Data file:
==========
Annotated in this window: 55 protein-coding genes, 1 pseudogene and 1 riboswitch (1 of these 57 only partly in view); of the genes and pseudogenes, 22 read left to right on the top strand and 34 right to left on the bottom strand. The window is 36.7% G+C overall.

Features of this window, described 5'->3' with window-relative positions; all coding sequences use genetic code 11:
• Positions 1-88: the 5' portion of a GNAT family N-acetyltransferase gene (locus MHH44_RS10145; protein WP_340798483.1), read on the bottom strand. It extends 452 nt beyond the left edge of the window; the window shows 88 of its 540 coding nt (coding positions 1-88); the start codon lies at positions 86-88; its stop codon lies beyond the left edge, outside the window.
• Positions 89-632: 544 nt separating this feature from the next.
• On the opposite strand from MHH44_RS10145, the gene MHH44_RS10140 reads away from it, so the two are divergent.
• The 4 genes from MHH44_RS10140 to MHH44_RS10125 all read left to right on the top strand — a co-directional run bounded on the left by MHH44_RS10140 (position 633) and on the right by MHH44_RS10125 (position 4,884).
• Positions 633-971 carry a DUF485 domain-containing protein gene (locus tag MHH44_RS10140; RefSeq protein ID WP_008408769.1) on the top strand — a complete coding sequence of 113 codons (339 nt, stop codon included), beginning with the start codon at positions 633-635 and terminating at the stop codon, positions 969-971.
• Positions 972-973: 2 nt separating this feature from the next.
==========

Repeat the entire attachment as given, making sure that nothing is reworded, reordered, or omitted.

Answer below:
Annotated in this window: 55 protein-coding genes, 1 pseudogene and 1 riboswitch (1 of these 57 only partly in view); of the genes and pseudogenes, 22 read left to right on the top strand and 34 right to left on the bottom strand. The window is 36.7% G+C overall.

Features of this window, described 5'->3' with window-relative positions; all coding sequences use genetic code 11:
• Positions 1-88: the 5' portion of a GNAT family N-acetyltransferase gene (locus MHH44_RS10145; protein WP_340798483.1), read on the bottom strand. It extends 452 nt beyond the left edge of the window; the window shows 88 of its 540 coding nt (coding positions 1-88); the start codon lies at positions 86-88; its stop codon lies beyond the left edge, outside the window.
• Positions 89-632: 544 nt separating this feature from the next.
• On the opposite strand from MHH44_RS10145, the gene MHH44_RS10140 reads away from it, so the two are divergent.
• The 4 genes from MHH44_RS10140 to MHH44_RS10125 all read left to right on the top strand — a co-directional run bounded on the left by MHH44_RS10140 (position 633) and on the right by MHH44_RS10125 (position 4,884).
• Positions 633-971 carry a DUF485 domain-containing protein gene (locus tag MHH44_RS10140; RefSeq protein ID WP_008408769.1) on the top strand — a complete coding sequence of 113 codons (339 nt, stop codon included), beginning with the start codon at positions 633-635 and terminating at the stop codon, positions 969-971.
• Positions 972-973: 2 nt separating this feature from the next.